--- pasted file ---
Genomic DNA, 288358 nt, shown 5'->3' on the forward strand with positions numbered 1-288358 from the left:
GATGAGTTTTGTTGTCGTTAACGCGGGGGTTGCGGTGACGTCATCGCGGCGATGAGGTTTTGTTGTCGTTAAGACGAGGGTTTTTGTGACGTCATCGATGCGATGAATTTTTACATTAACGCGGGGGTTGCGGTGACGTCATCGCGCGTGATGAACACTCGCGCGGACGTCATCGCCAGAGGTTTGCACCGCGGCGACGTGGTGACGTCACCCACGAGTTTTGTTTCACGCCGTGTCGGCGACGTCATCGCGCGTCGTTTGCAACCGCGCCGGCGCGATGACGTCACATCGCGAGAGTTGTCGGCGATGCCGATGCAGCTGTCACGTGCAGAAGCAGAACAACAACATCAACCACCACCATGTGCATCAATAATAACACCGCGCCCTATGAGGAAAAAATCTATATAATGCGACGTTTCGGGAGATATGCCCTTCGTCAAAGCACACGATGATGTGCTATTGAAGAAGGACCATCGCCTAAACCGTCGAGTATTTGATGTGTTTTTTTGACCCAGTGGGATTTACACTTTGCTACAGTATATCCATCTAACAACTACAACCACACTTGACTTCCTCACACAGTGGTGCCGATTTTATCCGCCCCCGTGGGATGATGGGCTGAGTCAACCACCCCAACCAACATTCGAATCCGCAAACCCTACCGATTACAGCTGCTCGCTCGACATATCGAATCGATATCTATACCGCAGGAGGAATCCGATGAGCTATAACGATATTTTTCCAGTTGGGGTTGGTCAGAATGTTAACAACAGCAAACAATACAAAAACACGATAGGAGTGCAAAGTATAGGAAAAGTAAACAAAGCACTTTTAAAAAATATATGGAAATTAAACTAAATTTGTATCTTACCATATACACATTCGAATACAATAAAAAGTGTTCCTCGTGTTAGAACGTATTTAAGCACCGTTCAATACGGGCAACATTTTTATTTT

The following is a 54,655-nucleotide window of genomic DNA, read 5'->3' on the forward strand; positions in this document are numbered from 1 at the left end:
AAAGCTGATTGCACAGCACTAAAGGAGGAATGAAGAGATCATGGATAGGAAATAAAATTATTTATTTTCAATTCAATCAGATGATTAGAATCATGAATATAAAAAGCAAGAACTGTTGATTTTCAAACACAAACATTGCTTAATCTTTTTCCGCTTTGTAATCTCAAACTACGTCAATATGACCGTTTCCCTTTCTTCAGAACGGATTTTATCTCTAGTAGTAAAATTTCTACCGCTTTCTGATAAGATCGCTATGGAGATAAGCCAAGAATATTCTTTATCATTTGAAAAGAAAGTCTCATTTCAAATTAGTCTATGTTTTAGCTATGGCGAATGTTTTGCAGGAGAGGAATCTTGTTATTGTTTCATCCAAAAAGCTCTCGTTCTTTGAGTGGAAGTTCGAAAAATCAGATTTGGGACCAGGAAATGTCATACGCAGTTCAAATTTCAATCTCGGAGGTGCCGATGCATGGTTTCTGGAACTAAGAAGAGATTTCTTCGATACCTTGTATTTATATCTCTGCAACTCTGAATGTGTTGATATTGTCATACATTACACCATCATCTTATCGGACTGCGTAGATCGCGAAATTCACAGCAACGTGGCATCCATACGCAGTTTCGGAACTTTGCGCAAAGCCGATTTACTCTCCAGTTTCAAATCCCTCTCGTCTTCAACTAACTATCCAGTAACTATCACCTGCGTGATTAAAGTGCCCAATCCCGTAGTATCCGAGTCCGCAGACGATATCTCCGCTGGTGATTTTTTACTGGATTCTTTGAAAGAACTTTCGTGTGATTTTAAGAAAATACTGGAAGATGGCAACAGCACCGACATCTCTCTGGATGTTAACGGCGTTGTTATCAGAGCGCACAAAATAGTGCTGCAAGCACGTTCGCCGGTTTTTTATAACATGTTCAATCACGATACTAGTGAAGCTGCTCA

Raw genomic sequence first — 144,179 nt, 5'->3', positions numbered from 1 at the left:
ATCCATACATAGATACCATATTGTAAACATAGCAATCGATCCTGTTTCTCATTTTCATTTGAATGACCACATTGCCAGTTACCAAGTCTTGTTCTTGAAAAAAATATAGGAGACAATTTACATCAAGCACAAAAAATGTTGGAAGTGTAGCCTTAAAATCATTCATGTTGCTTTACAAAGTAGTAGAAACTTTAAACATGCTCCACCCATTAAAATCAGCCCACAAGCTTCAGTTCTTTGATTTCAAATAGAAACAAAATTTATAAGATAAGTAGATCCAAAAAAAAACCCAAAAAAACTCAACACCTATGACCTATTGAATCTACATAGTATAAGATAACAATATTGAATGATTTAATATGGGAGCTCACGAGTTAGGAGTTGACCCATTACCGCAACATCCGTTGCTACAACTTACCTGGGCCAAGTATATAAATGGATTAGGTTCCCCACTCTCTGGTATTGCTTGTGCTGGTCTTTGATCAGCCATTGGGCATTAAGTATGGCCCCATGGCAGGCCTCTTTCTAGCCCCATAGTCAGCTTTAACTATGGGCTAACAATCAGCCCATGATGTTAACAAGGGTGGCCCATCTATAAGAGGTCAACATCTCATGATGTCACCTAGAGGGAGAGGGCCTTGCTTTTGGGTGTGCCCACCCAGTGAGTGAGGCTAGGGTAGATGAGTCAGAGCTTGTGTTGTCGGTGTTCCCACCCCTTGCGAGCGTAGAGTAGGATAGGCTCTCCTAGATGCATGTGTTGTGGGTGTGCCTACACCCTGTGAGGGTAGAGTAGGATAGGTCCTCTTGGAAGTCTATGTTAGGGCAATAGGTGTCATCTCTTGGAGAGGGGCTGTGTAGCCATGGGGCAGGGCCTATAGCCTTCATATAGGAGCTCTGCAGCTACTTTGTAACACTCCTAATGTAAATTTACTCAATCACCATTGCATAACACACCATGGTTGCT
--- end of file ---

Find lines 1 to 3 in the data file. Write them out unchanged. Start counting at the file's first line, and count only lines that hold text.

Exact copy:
Genomic DNA, 288358 nt, shown 5'->3' on the forward strand with positions numbered 1-288358 from the left:
GATGAGTTTTGTTGTCGTTAACGCGGGGGTTGCGGTGACGTCATCGCGGCGATGAGGTTTTGTTGTCGTTAAGACGAGGGTTTTTGTGACGTCATCGATGCGATGAATTTTTACATTAACGCGGGGGTTGCGGTGACGTCATCGCGCGTGATGAACACTCGCGCGGACGTCATCGCCAGAGGTTTGCACCGCGGCGACGTGGTGACGTCACCCACGAGTTTTGTTTCACGCCGTGTCGGCGACGTCATCGCGCGTCGTTTGCAACCGCGCCGGCGCGATGACGTCACATCGCGAGAGTTGTCGGCGATGCCGATGCAGCTGTCACGTGCAGAAGCAGAACAACAACATCAACCACCACCATGTGCATCAATAATAACACCGCGCCCTATGAGGAAAAAATCTATATAATGCGACGTTTCGGGAGATATGCCCTTCGTCAAAGCACACGATGATGTGCTATTGAAGAAGGACCATCGCCTAAACCGTCGAGTATTTGATGTGTTTTTTTGACCCAGTGGGATTTACACTTTGCTACAGTATATCCATCTAACAACTACAACCACACTTGACTTCCTCACACAGTGGTGCCGATTTTATCCGCCCCCGTGGGATGATGGGCTGAGTCAACCACCCCAACCAACATTCGAATCCGCAAACCCTACCGATTACAGCTGCTCGCTCGACATATCGAATCGATATCTATACCGCAGGAGGAATCCGATGAGCTATAACGATATTTTTCCAGTTGGGGTTGGTCAGAATGTTAACAACAGCAAACAATACAAAAACACGATAGGAGTGCAAAGTATAGGAAAAGTAAACAAAGCACTTTTAAAAAATATATGGAAATTAAACTAAATTTGTATCTTACCATATACACATTCGAATACAATAAAAAGTGTTCCTCGTGTTAGAACGTATTTAAGCACCGTTCAATACGGGCAACATTTTTATTTT

The following is a 54,655-nucleotide window of genomic DNA, read 5'->3' on the forward strand; positions in this document are numbered from 1 at the left end: